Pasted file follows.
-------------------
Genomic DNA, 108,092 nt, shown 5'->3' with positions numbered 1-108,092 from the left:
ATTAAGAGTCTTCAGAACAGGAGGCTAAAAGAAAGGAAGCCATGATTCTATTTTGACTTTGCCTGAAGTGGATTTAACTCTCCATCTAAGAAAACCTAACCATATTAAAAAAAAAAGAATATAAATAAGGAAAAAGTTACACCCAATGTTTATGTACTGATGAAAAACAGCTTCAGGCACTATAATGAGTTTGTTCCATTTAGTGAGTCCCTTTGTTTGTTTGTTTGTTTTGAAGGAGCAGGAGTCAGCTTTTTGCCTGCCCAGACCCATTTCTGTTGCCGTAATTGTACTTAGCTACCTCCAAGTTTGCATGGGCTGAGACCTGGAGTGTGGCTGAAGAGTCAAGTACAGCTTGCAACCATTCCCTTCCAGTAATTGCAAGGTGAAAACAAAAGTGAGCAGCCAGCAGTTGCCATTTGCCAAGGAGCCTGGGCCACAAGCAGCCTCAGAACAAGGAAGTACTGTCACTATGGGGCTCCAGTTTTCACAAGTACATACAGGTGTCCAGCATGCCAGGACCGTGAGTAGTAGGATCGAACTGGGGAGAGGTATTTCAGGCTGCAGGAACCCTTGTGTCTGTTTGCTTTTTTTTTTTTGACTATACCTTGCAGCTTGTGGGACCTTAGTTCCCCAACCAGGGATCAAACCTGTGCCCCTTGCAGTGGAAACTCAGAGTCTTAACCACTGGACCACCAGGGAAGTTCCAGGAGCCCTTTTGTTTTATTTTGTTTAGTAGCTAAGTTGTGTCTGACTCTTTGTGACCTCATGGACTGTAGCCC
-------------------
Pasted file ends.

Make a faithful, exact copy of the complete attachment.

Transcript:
Genomic DNA, 108,092 nt, shown 5'->3' with positions numbered 1-108,092 from the left:
ATTAAGAGTCTTCAGAACAGGAGGCTAAAAGAAAGGAAGCCATGATTCTATTTTGACTTTGCCTGAAGTGGATTTAACTCTCCATCTAAGAAAACCTAACCATATTAAAAAAAAAAGAATATAAATAAGGAAAAAGTTACACCCAATGTTTATGTACTGATGAAAAACAGCTTCAGGCACTATAATGAGTTTGTTCCATTTAGTGAGTCCCTTTGTTTGTTTGTTTGTTTTGAAGGAGCAGGAGTCAGCTTTTTGCCTGCCCAGACCCATTTCTGTTGCCGTAATTGTACTTAGCTACCTCCAAGTTTGCATGGGCTGAGACCTGGAGTGTGGCTGAAGAGTCAAGTACAGCTTGCAACCATTCCCTTCCAGTAATTGCAAGGTGAAAACAAAAGTGAGCAGCCAGCAGTTGCCATTTGCCAAGGAGCCTGGGCCACAAGCAGCCTCAGAACAAGGAAGTACTGTCACTATGGGGCTCCAGTTTTCACAAGTACATACAGGTGTCCAGCATGCCAGGACCGTGAGTAGTAGGATCGAACTGGGGAGAGGTATTTCAGGCTGCAGGAACCCTTGTGTCTGTTTGCTTTTTTTTTTTTGACTATACCTTGCAGCTTGTGGGACCTTAGTTCCCCAACCAGGGATCAAACCTGTGCCCCTTGCAGTGGAAACTCAGAGTCTTAACCACTGGACCACCAGGGAAGTTCCAGGAGCCCTTTTGTTTTATTTTGTTTAGTAGCTAAGTTGTGTCTGACTCTTTGTGACCTCATGGACTGTAGCCC